We don't collect any demographic information. We know what our Web stats tell us. Most obvious are locations. We know that there are currently less than half in the U.S. There are quickly growing populations in Brazil, Japan, and Western Europe. The international growth has picked up quite recently.

We don't know much else. We did a survey quite some time ago, and it pointed out that 55% of the users were female and I don't remember anything about age.

The conventional wisdom is that teenagers and children are not using Twitter -- that it's more of an adult thing. More teenagers are on Facebook. Do you have any data on that? And if it's true, is that a problem?

I don't have hard data on whether that's true. Anecdotally, that is true. But anecdotally, we have seen that younger people have joined the service in the last few months.

My theory is it's more or less a good thing for us. If I had to choose, I would rather have adults on the service than teenagers. The reason kind of makes sense if you think about what you care about. Twitter is not a social network. The emphasis is on information and finding out what's happening among things you care about -- work, industry, company, news. And it's well known that teenagers are not really consumers of news.

What's the culture of the company?

It's always hard to define a culture of a company, but it's something we think a lot about and try to maintain. We're trying to build a healthy and fun culture.

Is there a motto? Like "don't be evil?"

We're not going to publish "Don't be evil." I think that's taken.

But we think similar thoughts. We're very mission and purpose-driven. We're very motivated by the idea that Twitter can do good in the world and that's what motivates us and we see that on a daily basis -- whether that's 'Don't drive on that road because it's unsafe' or just sharing information.

We really believe that Twitter can make people more informed and more connected and help them make better choices and that inspires us. That underlies a lot of our culture and it's what gets us excited.

And when we're talking to [job] candidates and they just want to join the next hot startup, that's much less motivating than saying something has impact.

Cynics say Twitter's a fad. How can you convince them otherwise?

Most people who say Twitter is a fad aren't really familiar with Twitter. Again, this is something I saw with blogging as well.

If you understand the underlying principles with Twitter, it's very hard to believe it is a fad. If Twitter goes away, it's because we didn't execute and someone else did it better. It's not because people don't want to do what Twitter provides. If it's a fad, it's because someone did it better or our services needed to be done better. We're working damn hard to make sure that doesn't happen.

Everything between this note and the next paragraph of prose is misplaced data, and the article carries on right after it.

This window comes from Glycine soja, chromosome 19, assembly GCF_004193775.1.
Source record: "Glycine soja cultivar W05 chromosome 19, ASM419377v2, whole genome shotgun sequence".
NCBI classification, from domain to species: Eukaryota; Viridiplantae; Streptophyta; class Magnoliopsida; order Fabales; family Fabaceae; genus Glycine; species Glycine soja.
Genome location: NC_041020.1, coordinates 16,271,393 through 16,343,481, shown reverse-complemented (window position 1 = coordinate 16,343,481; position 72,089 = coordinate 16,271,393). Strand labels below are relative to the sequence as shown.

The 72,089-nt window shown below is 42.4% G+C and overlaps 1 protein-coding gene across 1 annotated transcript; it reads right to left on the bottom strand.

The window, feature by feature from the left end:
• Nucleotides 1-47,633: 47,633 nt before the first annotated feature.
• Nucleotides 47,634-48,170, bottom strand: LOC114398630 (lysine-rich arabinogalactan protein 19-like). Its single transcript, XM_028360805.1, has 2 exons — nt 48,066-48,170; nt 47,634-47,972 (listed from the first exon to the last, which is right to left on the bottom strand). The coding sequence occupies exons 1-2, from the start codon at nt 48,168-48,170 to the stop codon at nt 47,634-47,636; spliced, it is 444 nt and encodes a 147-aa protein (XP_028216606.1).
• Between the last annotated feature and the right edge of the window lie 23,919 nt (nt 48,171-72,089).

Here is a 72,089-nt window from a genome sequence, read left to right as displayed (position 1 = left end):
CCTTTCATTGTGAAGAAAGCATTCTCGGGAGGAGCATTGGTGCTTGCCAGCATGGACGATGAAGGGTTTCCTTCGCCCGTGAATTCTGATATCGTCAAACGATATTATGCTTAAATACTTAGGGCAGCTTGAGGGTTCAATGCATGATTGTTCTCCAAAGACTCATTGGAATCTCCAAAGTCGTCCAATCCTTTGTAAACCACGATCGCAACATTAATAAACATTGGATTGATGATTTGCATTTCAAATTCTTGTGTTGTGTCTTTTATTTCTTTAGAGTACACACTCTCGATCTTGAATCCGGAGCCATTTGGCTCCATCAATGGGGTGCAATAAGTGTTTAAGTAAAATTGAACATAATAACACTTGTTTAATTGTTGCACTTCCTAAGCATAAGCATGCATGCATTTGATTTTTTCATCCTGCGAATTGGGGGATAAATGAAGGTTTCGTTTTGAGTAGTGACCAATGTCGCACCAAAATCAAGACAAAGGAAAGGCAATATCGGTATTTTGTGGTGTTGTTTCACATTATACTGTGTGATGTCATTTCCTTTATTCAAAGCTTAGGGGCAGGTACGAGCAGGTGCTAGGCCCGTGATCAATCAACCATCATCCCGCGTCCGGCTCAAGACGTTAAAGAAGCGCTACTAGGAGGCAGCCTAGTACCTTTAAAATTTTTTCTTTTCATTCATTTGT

My notion is that Twitter is a many-to-many broadcast network. The broadcast networks thrived for many years, right?

They still do in many forms. Something that [co-founder] Biz [Stone] has said before is that Twitter is a communication medium that you never knew you needed until you had it.

And once you have it, it's a tool in your arsenal. You have your email, your IM, your SMS, and you have Twitter. For certain things, it just makes sense to turn to Twitter.

You're kind of tweeners. It's not your first time around your block. But at the same time, you've never run a 100-person company or anything close. So what are you doing to prep yourself for that experience? Do you intend to remain CEO for a while?

I intend to remain CEO for as long as I'm the best person to be CEO, which I hope is for a while. I've never run a company of this size. I think it's really fortunate that I ran and started companies for 15 years. And learned a lot -- mostly from horrible mistakes.

What's one that comes in mind that you'll try not to repeat?

Focus was always a big problem for me. In my first company, I looked back when I finally shut it down, and I started 32 different projects -- one of which I completed. And it was always "this is a better idea than what I was doing."

Are you succeeding at focusing better?

Yes. Yes, definitely succeeding. [But] it still crops [up]. The DNA of the company reflects that a bit. Twitter is a side project of my last company. Blogger was a project of my company before that. Focus is hard to maintain. But you also learn that sometimes you shouldn't focus and look to the side. I've tried many things, but nothing that has worked this well and gotten this big.

The biggest thing I try to do is get people around me who have seen better and do better things. I have a great management team and a great investor team and a great board. To top of page